What can be said about those amounts of time? Basically, this: 5.1 seconds (the larger amount of the two) is still not enough time to bring the ball down the court and run a normal halfcourt set. With only 5.1 seconds left, you cannot advance the ball 70 feet or thereabouts, to the top of the key, and have your point guard call out a play which witnesses the normal actions you see in a halfcourt set: high-low screens, staggered screens, V-cuts, UCLA cuts, elevator screens, the whole menu of options.
It should stand to reason that if you want to have your best possible chance of winning, you should at least have enough time to run a true play, without having to rush the ball upcourt in a blind panic. You should be able to settle into a halfcourt situation and run one of your best plays with enough time to give all five of your players enough mental space in which to read the defense and make coordinated adjustments. If you’re limiting yourself to 5.1 seconds, you’re not giving yourself that chance.
Tim Miles thought it was okay to concede 35 seconds to Penn State, plus the few seconds of time it took for the rebound of the missed shot to be contested. He was very clearly wrong, regardless of which team had the possession arrow at the 5.1-second mark of regulation in Chicago.
Here’s why it’s necessary to foul if you’re trailing by one or two points and the shot-game clock differential is anything under 12 to 15 seconds, in the simplest possible terms: Unless everything breaks just right in those 12 to 15 seconds, you’re not going to be able to craft a play which gives your players the time and space they need to break down a defense.
Sure, we see defenses fall asleep all the time in the final 10 seconds of a game, as players — either nervous or perhaps too caught up in the excitement of the moment — become bystanders and watch that backside cutter or that weakside rebounder get to the rim for a big basket. However, if a defense is alert, something in the area of 10 seconds will limit a team’s ability to explore all options if it needs to go 94 feet for a bucket.
If you don’t foul and the shot-game clock differential is under 12 to 15 seconds, you need to be able to get the rebound cleanly, to initiate your possession as soon as possible. However, what if you don’t cleanly grab the rebound, as Nebraska failed to do against Penn State?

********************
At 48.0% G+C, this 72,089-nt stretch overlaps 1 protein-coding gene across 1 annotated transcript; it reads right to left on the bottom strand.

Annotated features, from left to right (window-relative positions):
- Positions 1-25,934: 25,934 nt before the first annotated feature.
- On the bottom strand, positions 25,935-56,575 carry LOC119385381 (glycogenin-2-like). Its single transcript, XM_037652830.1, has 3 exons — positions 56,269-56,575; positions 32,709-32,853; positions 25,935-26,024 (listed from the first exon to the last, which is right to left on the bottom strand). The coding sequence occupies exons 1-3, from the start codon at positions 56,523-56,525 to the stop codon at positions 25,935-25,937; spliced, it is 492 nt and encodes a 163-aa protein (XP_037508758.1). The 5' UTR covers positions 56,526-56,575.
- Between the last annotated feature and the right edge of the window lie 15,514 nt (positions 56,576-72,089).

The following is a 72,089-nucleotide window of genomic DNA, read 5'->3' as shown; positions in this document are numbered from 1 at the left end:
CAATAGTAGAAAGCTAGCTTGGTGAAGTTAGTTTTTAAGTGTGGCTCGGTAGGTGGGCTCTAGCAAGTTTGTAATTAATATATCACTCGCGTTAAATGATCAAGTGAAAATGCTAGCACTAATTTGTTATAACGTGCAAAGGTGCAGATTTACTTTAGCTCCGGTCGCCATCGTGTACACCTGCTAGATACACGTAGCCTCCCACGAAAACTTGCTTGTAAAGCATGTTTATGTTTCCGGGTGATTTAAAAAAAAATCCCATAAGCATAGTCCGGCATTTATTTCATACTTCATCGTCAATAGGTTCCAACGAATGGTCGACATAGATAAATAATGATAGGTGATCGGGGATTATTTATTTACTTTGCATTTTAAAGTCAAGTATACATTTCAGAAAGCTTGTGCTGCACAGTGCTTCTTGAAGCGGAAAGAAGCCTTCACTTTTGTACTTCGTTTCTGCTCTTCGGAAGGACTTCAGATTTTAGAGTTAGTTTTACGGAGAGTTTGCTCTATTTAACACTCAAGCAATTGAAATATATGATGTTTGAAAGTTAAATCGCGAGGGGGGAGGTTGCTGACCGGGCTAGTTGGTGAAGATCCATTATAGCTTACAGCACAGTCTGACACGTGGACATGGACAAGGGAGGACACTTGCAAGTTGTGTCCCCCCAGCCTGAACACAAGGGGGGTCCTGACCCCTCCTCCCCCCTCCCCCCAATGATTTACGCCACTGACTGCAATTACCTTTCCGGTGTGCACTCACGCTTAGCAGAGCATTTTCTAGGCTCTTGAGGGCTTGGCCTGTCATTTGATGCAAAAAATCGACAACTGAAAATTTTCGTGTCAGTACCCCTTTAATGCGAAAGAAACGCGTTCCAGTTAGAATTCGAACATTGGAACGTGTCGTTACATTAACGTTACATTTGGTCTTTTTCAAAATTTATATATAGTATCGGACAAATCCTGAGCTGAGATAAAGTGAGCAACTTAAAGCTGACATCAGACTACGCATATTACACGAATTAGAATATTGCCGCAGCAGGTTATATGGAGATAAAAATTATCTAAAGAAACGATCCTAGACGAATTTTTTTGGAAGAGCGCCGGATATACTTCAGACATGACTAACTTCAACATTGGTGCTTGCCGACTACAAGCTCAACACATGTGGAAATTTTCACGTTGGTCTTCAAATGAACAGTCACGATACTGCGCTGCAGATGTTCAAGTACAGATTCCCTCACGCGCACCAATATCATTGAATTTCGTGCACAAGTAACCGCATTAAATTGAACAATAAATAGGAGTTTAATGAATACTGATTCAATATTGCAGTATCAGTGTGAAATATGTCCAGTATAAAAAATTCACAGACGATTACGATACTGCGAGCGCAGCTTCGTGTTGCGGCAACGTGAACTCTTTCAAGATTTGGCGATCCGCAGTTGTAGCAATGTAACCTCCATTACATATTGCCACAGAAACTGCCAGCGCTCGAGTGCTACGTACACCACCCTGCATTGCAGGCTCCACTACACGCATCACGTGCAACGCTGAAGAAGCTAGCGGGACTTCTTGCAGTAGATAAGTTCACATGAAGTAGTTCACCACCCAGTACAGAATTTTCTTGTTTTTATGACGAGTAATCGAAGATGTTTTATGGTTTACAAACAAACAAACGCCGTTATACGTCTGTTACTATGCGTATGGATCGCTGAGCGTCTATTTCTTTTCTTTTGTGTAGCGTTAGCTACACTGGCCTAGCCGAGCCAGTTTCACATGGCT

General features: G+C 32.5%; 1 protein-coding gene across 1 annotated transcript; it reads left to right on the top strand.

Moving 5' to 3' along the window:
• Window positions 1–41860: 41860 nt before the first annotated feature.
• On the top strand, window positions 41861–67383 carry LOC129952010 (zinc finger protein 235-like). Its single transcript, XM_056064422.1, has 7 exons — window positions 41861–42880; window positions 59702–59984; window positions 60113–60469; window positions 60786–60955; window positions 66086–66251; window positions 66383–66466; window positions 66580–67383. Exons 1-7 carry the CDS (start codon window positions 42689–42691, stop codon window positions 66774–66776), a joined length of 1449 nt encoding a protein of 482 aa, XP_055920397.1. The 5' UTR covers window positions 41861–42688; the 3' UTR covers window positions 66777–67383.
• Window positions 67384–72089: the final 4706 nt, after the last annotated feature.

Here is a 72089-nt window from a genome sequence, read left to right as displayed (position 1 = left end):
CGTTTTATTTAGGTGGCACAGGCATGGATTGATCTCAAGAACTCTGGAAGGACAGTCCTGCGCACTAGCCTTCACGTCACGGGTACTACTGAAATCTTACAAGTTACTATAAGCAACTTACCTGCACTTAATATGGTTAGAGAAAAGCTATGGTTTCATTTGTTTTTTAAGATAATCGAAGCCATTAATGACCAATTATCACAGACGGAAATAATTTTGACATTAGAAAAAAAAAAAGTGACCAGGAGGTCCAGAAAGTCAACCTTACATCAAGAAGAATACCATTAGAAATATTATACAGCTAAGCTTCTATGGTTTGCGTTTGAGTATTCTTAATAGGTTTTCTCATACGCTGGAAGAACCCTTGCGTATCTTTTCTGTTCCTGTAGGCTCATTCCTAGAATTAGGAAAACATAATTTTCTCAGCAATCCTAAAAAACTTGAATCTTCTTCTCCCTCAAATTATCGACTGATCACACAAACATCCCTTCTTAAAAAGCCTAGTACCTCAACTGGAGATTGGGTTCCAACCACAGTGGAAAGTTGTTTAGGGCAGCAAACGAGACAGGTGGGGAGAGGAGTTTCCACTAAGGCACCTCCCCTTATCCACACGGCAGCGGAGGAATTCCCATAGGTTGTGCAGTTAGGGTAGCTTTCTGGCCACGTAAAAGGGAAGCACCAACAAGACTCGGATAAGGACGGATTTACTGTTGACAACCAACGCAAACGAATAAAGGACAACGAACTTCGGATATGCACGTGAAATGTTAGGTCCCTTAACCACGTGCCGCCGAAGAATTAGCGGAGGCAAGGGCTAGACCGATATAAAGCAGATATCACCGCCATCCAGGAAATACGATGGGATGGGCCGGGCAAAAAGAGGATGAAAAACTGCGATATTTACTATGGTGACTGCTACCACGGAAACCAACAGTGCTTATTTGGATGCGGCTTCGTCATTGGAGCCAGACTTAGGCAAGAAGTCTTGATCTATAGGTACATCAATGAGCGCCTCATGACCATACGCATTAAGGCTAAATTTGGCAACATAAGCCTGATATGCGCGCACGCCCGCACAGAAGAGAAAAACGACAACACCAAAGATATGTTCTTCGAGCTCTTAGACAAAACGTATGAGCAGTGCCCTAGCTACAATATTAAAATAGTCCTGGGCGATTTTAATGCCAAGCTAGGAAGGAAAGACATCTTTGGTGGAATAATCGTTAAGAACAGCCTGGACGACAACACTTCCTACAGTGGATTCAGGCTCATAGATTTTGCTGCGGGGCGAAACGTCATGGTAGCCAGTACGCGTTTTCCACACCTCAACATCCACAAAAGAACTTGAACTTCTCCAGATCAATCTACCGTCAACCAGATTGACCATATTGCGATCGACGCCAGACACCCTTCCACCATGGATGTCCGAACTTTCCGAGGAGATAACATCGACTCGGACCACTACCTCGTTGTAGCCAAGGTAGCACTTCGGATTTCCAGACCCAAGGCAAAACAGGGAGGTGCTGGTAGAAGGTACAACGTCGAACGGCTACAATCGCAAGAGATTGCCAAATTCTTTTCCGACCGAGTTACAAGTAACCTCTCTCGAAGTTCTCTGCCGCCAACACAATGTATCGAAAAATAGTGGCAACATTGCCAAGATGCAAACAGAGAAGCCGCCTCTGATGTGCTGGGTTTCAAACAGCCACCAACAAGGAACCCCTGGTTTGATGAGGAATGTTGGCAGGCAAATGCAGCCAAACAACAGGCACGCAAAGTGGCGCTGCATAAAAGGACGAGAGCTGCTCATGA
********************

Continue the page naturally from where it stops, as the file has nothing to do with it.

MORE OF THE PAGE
If you don’t foul in this situation, you will either need a point guard who can race the ball up the court or a big man you can depend on to make a quick outlet pass. What if the defense takes one of those options away, or what if the scramble action on the rebound puts one or both of those players in a bind, and you have no timeouts left?
Everything has to go just right, and if you are limiting yourself to 10 or fewer seconds, you are not maximizing your team’s chances of winning… which is what coaching is about in any high-level sport.
Consider, finally, the flip side: What if you DO foul? You force your opponent to make one pressure free throw after another over the course of the final 40 to 50 seconds in a game. You don’t even have to make threes. You can keep getting twos, and as soon as the opponent misses just one free throw, you’re in position to tie with another deuce. If the opposition misses more than one foul shot and you relentlessly score two-point baskets in those final 40 to 50 seconds, you’ll win.
Getting one stop and one score in the final 10 to 15 seconds of a game — it sounds so simple, and the logic is so clear and linear. However, with a 35-second shot clock instead of 24, and with no “automatic advance” rule out of timeouts as exists in the NBA, college coaches are much more limited in options if they don’t foul when trailing by a point with a shot-game clock differential under 12 to 15 seconds.
Nebraska won’t make the NCAA tournament. Other teams seeking a bid — or trying to enhance their seeding for the Big Dance — should pay attention to what happened to the Huskers and Tim Miles on Wednesday. Their place on the bracket could depend on how they handle this endgame management situation.